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Thursday, September 16, 2010

Artist Elihu Vedder: One of the greatest "symbolist painters"

Via: www.artcyclopedia.com


Elihu Vedder (February 26, 1836 – January 29, 1923)

I make it a point to study the work of many artists, and eventhough I am a novice in the field of art and design I couldn't help but be in awe of the featured artist I'm blogging about today...Elihu Vedder.

An American symbolist painter, book illustrator, born in New York City.

He is best known for his fifty-five illustrations for Edward FitzGerald's translation of The Rubaiyat of Omar Khayyam, which is considered a marvelous and masterful piece of work. It is said that he was influenced by the work of English and Irish mystics such as William Blake and William Butler Yeats. Vedder was trained under masters like Tompkins H. Matteson in New York, then in Paris with François-Édouard Picot. Finally, he completed his studies in Italy - where he was strongly influenced not only by Italian Renaissance work but also by the modern Macchiaioli painters and the living Italian landscape.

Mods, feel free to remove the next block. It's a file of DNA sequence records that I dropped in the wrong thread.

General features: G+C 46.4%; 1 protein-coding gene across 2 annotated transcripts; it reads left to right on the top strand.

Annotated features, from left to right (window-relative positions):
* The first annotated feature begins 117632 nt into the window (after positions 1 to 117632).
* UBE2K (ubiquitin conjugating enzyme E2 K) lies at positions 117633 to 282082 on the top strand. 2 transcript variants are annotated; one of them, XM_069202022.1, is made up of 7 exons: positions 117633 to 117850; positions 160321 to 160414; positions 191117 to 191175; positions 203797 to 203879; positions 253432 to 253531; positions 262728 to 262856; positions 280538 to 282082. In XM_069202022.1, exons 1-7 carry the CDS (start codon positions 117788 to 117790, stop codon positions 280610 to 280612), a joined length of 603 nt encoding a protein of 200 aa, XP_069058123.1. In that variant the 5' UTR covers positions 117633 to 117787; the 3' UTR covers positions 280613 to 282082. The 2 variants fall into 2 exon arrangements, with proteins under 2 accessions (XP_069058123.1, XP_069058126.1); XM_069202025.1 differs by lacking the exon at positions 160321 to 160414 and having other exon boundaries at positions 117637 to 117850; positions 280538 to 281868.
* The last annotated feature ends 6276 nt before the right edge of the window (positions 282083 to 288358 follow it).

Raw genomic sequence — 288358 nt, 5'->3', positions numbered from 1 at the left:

Tiffany and Co commissioned him to design glassware, mosaics and statuettes for the company. He decorated the hallway of the Reading Room of the Washington Library of Congress, and his mural paintings can still be seen there. In 2008, the Smithsonian American Art Museum in Washington organized an exhibition of Vedder's Rubaiyat illustrations that toured several museums, invluding the Phoenix Art Museum.





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2 comments:

Anonymous said...

If you get a chance to see the original arts they will blow you away ... no construction lines. Seeing them in person was like Manna.

Admin: Melech Solomon said...

Oh I bet...I'll be making it a point to see these works in person!